Aloe dichotoma

Origin and Habitat: South Africa northern Cape region and Namibia. Namaqualand and Bushmanland. from near Nieuwoudtville northwards into Namibia and eastwards to Upington and Kenhardt.
Habitat: It occurs in desert and semi-desert rocky areas where it receives rainfall, if at all, in the winter. It mostly occurs in black rock formations (called ''ysterklip'') which absorbs a lot of heat during the hot summer. Average summer temp. is 100°F (38°C). The rocks anchor the plants which have a spread-root-system.
Ecology: The copious nectar of its blossoms draws birds and insects as well as baboons that can strip a tree of its flowers in a short time. Being one of the only tree forms in its arid habitat, Aloe dichotoma oftentimes plays host to huge colonial nests of social weaver birds. The plants are usually found growing singly but in some areas the plants grow in large groups, giving the effect of a forest.

Description: It is probably the best known aloe that form an extremely tough tree with densely rounded crown as a result of the repeatedly forked branches. It is one of the biggest members of the genus Aloe and may reach an age of over 80 years and a height of approximately 7(-9) metres with up to 1 m of diameter at ground level. This is one of the most branched and tree-like species of aloe.
Stem: Smooth, covered with a thin layer of whitish powder that helps to reflect away the hot sun's rays. Typically, the trunk tapers from a thick base towards the top and begins to branch and re-branch dichothocomously at about half way up the trunk, earning the plant its specific epithet for this dichotomous pattern. The bark on the trunk is rather hard and forms beautiful golden brown scales, but beware, the edges of these scales are razor sharp. The pith is soft, light and spongy.
Leaves: About 30cm long and 5cm wide, blue-green, fleshy, bearing a narrow brownish-yellow margins margin of thorns. Leaves are arranged in a spiralled terminal rosette in old plants, but in juvenile plants they are ranked in vertical rows. These rosettes at the tips of the forked branches usually form a dense, rounded crown. In this species the old dry leaves drop off so that the leafy rosettes only remain at the tips of the branches, leaving the rest of their length clean.
Roots: It has a spread-root-system the roots are somewhat fleshy.
Flowers: The flowers are branch panicles up to 30 cm tall from the base of the peduncle to the apex of the terminal of the raceme. They are bright canary yellow, held close to the leaves, at the tips of the branches, and are fairly short and carried erect. The flowers are rather short and rounded in shape and not nearly as showy as many other species of aloes.
Blooming season (Europe): Flowers are borne in winter (December to January). They have their first flowers when they are about 20 to 30 years old.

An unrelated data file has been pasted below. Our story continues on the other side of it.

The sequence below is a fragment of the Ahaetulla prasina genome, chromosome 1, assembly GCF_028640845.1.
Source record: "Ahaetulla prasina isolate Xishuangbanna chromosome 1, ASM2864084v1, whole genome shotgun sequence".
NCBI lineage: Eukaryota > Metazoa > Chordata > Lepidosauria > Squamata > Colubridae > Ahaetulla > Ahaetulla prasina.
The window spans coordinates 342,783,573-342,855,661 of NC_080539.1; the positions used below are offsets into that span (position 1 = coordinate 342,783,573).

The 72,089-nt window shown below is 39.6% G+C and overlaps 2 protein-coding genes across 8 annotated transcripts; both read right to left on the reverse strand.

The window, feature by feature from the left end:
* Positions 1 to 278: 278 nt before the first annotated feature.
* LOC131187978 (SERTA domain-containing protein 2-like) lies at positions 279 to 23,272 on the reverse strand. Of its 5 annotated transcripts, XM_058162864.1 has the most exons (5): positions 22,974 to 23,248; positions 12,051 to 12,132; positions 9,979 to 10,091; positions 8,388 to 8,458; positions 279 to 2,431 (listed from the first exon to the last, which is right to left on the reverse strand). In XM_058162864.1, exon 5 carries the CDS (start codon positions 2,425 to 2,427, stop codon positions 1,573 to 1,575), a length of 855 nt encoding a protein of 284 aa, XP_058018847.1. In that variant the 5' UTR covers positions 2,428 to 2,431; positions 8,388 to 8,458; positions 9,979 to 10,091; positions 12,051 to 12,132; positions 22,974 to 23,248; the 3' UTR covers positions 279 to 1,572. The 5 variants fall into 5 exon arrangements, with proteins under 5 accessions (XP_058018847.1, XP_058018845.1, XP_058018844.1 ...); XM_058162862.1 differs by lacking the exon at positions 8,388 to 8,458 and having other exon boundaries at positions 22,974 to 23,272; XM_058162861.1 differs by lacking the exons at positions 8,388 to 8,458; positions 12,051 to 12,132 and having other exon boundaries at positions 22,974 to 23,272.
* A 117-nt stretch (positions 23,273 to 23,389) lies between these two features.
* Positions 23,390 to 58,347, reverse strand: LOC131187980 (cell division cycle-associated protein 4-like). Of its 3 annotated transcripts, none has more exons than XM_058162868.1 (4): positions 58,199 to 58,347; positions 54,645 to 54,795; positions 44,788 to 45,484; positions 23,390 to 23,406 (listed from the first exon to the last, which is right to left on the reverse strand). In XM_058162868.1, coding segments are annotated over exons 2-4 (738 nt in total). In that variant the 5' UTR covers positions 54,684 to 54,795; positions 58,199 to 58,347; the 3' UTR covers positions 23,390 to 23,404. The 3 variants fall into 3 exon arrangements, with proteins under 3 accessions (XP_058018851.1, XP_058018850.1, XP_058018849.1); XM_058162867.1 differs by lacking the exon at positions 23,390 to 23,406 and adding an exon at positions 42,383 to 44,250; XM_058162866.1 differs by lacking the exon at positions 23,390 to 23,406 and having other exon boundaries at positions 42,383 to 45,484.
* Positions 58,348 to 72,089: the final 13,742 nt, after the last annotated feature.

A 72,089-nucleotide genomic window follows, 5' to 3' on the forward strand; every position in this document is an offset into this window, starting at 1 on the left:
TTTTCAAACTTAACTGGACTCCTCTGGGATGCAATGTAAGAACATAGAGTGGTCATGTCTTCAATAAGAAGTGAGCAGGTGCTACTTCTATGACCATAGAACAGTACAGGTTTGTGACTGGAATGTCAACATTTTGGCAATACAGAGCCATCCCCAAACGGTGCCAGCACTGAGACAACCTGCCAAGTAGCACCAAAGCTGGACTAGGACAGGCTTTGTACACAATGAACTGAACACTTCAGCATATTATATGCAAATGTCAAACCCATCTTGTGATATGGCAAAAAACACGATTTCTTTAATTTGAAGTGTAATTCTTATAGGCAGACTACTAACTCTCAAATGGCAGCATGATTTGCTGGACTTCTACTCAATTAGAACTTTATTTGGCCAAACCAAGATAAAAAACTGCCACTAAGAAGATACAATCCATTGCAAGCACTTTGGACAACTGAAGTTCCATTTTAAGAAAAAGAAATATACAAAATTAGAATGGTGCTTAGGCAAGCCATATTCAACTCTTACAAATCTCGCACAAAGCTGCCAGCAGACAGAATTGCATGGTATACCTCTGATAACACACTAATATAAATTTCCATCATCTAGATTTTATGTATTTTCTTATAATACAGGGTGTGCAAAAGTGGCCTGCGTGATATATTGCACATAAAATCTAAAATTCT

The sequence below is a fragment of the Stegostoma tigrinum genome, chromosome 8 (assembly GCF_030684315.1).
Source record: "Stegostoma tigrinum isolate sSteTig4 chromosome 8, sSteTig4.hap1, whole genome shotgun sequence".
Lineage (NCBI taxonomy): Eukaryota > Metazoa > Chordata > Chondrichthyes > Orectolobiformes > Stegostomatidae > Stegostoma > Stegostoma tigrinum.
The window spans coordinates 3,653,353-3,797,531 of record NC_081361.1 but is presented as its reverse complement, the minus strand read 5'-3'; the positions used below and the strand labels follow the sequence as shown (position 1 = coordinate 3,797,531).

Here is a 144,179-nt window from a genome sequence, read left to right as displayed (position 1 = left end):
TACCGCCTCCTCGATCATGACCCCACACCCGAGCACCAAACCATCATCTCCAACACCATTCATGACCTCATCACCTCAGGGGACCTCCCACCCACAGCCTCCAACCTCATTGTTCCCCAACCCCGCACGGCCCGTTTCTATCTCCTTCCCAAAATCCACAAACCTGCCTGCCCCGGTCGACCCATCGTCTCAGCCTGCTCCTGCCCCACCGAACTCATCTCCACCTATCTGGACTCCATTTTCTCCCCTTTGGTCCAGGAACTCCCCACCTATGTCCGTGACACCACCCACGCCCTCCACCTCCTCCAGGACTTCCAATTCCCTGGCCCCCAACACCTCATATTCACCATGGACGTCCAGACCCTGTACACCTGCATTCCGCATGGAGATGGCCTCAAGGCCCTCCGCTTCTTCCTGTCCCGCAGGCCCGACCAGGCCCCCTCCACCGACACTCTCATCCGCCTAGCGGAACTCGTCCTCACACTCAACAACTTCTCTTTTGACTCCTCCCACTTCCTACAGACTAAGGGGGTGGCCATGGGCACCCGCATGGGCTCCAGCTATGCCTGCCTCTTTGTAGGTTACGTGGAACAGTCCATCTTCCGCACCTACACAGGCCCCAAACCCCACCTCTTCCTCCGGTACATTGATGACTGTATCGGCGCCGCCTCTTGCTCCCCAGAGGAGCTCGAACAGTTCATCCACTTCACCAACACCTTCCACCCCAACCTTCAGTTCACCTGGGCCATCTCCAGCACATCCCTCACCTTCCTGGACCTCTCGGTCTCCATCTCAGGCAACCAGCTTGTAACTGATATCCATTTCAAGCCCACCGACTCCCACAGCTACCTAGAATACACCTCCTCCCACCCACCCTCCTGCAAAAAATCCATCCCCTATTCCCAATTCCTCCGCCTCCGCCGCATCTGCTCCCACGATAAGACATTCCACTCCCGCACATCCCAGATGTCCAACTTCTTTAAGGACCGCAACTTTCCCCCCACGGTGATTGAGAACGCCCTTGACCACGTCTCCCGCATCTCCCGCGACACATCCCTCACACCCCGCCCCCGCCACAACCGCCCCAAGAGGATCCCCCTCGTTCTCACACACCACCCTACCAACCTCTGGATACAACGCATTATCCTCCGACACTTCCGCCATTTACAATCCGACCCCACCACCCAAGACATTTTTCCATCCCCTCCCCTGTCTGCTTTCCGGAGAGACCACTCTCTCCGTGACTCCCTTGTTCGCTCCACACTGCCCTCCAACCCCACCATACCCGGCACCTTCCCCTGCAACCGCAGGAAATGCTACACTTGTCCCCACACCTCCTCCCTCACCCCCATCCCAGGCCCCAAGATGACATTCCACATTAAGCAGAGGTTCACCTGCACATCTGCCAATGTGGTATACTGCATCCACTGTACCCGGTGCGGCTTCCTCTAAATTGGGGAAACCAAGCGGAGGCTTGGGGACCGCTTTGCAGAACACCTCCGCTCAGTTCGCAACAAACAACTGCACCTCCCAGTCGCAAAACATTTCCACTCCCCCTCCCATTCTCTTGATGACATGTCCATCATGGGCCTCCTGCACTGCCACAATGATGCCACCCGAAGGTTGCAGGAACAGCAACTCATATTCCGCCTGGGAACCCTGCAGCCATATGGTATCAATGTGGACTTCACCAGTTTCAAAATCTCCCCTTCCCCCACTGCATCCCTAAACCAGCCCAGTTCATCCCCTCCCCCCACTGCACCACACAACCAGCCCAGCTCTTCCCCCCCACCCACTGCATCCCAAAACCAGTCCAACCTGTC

Cultivation and Propagation: Aloe dichotoma is an attractive and interesting accent plant to have in a sunny garden. It easy to grow and suited for any well drained soil in full sun. As such it is increasingly used as an ornamental plant for drought tolerant landscaping and rockeries.
Growing rate: It grows slowly, but not agonisingly so. It is able to increase its height by 4-8 in (10-20 cm) per year under favourable conditions. It is a long lived plant and once established, it will be content in its position and with its soil for years. It is often in danger of being overgrown, smothered and killed by faster growing plants in its vicinity.
Soil: Always use a good quality, loamy sandy soil with plenty of drainage chips at the bottom of containers. It prefers soil of a medium or slightly acidic pH.
Fertilization: It needs a perfect fertilizer diet in summer. Use preferably a cacti and succulents fertilizer with high potassium content including all micronutrients and trace elements or slow release fertilizer.
Exposure: It can tolerate moderate shade, and a plant that has been growing in shade should be slowly hardened off before placing it in full sun as the plant will be severely scorched if moved too suddenly from shade into sun.
Watering: It tolerates weekly watering in the summer; once a month, or not at all in the colder months of winter. Can withstand long periods of drought, but they will thrive and flower more profusely if watered in the correct season.
Pest & diseases: Incorrect watering, poor drainage or too much shade can lead to attack by pests and diseases. Rot it is only a minor problem with aloes if the plants are watered and “aired” correctly. If they are not, fungicides won't help all that much.
Hardiness: It can take a few degrees of frost in winter as well, but prefers hot summers. It grows much better outdoors in spring and summer.
Gardening and landscaping: In mild climates it can be cultivated outdoors for use in landscaping, preferably planting it in hot and dry rock gardens. It will grow best in regions with a climate close to that of its native deserts – not too cold, and not too wet. It can be grown in large containers too.
Edible uses: The young flower buds can be eaten and have a similar appearance and taste to asparagus.
Propagation: By seeds planted in autumn, in trays of coarse river sand. Cuttings can also be used for propagation. Cuttings must be dried out for at least 3 weeks before planting in river sand. Growing a mature plant from a seedling or single stem cutting would be a lifetime's work but by good fortune larger cuttings, sometimes known as truncheons with several branches and leaf-rosettes, can be rooted, but this may take several months and success is not always guaranteed.

"Aloe dichotoma" Text available under a CC-BY-SA Creative Commons Attribution License. 14 Nov. 2005. 07 Mar 2021. </Encyclopedia/SUCCULENTS/Family/Aloaceae/616/Aloe_dichotoma>

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